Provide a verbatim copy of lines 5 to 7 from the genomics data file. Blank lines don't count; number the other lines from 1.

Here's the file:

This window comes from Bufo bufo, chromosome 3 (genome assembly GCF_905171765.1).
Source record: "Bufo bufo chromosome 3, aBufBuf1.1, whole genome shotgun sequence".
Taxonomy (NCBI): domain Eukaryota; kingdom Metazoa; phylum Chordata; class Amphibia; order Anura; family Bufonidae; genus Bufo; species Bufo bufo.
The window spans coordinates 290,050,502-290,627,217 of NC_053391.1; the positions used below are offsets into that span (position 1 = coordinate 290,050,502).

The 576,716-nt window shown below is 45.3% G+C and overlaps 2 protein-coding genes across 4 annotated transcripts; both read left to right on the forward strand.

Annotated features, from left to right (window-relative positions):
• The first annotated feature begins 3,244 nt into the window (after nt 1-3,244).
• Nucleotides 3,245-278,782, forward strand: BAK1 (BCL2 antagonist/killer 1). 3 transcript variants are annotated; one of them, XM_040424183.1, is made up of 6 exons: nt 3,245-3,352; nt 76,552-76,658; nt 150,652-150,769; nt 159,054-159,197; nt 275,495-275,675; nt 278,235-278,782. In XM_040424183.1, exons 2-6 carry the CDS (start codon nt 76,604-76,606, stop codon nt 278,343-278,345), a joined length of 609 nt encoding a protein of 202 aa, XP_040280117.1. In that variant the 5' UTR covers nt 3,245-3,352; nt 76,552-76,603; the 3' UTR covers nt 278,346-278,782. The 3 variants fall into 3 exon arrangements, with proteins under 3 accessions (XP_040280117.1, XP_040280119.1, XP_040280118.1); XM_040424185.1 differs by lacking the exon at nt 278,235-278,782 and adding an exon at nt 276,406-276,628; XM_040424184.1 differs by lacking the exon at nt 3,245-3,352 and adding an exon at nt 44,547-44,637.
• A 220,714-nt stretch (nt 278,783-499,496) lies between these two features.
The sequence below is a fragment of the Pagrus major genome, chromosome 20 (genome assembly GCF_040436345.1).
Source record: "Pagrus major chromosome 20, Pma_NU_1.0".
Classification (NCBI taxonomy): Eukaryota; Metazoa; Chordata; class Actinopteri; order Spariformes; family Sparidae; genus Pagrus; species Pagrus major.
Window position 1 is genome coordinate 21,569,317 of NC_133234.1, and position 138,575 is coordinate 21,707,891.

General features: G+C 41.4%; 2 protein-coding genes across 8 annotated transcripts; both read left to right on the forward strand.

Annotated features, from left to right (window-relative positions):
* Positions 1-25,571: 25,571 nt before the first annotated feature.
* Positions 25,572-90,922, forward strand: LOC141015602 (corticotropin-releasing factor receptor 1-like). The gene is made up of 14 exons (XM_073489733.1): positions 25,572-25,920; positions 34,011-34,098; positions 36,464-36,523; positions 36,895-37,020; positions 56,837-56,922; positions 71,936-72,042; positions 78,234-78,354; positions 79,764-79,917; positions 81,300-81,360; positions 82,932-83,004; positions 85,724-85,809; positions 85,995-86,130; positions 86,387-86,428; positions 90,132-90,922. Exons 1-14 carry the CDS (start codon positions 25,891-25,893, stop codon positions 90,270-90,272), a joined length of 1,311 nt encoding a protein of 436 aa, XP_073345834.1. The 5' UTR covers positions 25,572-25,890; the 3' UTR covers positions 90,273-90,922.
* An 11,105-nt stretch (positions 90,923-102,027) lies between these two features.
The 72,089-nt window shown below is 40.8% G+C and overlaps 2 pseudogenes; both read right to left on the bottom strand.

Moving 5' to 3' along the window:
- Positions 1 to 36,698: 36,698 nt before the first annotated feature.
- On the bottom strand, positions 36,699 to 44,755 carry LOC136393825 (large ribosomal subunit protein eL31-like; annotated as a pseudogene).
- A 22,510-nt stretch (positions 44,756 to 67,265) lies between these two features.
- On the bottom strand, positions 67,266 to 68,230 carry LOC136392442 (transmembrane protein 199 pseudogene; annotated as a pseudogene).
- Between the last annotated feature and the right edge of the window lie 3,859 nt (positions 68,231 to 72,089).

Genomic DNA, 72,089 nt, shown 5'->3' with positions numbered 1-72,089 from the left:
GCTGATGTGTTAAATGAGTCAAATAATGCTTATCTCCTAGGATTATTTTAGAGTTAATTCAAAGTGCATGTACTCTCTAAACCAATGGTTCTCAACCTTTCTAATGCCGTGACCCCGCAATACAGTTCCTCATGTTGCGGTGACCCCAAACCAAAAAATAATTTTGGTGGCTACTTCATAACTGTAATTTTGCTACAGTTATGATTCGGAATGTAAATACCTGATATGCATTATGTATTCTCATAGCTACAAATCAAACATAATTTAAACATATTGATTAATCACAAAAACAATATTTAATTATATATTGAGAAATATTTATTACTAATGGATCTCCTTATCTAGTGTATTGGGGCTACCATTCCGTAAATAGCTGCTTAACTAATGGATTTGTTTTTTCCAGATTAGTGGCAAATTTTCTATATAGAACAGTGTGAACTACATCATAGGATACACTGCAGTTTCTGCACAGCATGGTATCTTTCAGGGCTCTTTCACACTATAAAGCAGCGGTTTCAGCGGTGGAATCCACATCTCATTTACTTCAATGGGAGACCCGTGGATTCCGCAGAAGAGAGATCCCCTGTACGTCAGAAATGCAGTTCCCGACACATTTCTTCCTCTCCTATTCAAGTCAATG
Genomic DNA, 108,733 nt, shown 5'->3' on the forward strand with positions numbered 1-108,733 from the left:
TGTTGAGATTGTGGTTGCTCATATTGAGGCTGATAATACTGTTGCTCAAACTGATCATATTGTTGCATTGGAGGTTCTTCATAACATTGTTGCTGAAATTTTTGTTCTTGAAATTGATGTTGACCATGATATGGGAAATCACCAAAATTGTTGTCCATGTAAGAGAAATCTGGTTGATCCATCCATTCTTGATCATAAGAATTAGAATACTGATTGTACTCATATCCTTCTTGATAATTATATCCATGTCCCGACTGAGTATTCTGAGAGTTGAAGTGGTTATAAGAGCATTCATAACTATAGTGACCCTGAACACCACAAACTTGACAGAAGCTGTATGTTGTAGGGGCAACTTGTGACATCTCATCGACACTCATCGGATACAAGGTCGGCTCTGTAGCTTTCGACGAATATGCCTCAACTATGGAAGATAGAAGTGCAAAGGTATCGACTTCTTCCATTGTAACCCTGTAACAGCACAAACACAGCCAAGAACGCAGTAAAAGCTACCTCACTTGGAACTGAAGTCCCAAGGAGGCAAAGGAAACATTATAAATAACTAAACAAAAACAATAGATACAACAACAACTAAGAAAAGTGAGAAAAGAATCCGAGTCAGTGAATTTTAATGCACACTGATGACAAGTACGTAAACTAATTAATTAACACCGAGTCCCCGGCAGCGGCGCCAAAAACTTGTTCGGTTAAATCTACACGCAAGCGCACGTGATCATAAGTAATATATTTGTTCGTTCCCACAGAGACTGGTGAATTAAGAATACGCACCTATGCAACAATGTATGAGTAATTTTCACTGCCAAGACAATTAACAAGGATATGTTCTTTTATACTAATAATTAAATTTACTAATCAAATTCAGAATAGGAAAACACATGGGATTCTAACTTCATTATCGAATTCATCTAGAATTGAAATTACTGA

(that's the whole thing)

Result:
The 576,716-nt window shown below is 45.3% G+C and overlaps 2 protein-coding genes across 4 annotated transcripts; both read left to right on the forward strand.

Annotated features, from left to right (window-relative positions):
• The first annotated feature begins 3,244 nt into the window (after nt 1-3,244).